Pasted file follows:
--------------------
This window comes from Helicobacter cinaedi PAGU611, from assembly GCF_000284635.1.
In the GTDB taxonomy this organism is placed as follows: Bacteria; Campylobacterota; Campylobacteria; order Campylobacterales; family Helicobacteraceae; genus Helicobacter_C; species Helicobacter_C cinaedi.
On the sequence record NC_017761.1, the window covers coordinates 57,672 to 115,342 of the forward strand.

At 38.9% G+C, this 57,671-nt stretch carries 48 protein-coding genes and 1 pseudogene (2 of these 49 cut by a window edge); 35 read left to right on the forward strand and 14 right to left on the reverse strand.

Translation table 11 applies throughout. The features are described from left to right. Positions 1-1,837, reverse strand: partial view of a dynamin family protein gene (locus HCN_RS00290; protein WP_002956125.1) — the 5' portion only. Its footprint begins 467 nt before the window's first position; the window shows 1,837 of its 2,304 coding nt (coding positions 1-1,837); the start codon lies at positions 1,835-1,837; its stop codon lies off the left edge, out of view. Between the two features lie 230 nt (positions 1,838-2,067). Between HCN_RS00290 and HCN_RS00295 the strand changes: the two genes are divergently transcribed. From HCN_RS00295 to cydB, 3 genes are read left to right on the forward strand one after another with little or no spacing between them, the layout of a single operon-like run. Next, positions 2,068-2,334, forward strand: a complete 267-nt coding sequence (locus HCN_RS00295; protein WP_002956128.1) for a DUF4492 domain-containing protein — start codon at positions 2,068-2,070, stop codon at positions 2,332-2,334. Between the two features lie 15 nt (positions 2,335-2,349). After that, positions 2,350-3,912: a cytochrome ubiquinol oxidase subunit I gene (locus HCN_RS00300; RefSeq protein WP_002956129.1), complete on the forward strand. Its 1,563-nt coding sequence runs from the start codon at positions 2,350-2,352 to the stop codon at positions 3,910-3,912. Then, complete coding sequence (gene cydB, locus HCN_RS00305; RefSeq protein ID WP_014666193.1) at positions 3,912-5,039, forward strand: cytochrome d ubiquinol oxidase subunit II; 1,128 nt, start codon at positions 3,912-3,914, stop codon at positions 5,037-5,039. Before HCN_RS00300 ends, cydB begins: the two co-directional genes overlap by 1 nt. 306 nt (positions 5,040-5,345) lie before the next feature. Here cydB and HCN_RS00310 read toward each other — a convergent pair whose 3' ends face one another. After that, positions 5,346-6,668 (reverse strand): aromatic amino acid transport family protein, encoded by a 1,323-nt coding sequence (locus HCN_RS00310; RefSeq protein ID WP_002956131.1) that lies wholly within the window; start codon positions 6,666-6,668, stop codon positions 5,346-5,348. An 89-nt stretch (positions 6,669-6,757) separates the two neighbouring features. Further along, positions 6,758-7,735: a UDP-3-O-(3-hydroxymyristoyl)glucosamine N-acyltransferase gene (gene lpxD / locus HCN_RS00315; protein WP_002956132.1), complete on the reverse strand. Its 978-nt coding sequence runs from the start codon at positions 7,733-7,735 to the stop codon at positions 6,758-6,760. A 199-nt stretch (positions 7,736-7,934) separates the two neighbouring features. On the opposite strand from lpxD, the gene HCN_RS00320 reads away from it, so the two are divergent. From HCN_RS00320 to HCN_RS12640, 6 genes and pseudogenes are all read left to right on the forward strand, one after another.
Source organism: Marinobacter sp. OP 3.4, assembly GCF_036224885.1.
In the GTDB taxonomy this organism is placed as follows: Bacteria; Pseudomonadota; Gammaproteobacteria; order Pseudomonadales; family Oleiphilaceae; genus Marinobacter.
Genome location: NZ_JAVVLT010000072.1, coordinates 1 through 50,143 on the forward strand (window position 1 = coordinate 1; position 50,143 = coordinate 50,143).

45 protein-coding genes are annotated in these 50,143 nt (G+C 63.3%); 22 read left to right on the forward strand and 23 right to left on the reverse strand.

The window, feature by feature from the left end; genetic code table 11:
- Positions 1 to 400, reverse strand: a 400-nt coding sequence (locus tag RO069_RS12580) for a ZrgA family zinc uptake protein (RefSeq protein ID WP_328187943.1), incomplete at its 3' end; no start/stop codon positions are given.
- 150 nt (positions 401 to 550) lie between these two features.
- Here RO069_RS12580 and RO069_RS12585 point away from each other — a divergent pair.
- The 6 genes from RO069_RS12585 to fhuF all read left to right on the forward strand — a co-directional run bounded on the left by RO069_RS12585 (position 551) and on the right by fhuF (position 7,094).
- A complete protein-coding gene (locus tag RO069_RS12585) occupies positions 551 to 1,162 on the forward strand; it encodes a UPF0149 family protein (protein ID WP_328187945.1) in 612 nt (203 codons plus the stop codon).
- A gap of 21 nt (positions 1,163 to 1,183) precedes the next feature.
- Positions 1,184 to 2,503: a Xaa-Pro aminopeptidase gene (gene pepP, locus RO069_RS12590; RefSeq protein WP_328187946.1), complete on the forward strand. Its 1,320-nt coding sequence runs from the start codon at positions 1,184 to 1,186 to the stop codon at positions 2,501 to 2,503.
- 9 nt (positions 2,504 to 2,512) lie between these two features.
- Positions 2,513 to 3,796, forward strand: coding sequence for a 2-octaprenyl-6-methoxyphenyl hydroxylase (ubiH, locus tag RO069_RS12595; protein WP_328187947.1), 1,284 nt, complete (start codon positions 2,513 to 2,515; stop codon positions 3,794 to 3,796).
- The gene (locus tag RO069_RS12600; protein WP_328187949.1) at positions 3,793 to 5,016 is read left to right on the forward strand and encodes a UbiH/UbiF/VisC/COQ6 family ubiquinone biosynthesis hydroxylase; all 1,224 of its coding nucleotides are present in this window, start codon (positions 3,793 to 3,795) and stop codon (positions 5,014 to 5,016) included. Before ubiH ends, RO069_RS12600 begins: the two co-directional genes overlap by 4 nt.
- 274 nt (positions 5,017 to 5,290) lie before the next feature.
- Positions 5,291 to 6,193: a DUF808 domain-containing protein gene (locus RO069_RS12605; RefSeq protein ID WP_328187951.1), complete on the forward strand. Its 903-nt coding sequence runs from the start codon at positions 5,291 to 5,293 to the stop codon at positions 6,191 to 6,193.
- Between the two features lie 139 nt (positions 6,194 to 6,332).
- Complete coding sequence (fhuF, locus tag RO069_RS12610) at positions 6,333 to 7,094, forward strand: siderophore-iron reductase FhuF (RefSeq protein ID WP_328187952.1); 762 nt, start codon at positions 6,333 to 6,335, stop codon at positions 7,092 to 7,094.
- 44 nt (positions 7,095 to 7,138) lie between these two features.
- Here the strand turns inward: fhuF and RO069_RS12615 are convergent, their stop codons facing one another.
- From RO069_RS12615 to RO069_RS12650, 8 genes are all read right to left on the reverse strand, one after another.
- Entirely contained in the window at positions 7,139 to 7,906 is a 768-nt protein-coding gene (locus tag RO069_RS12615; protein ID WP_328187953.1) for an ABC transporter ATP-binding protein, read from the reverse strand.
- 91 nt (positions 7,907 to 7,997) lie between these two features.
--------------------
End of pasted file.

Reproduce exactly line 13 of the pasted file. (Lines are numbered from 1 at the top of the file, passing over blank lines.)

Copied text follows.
- Here RO069_RS12580 and RO069_RS12585 point away from each other — a divergent pair.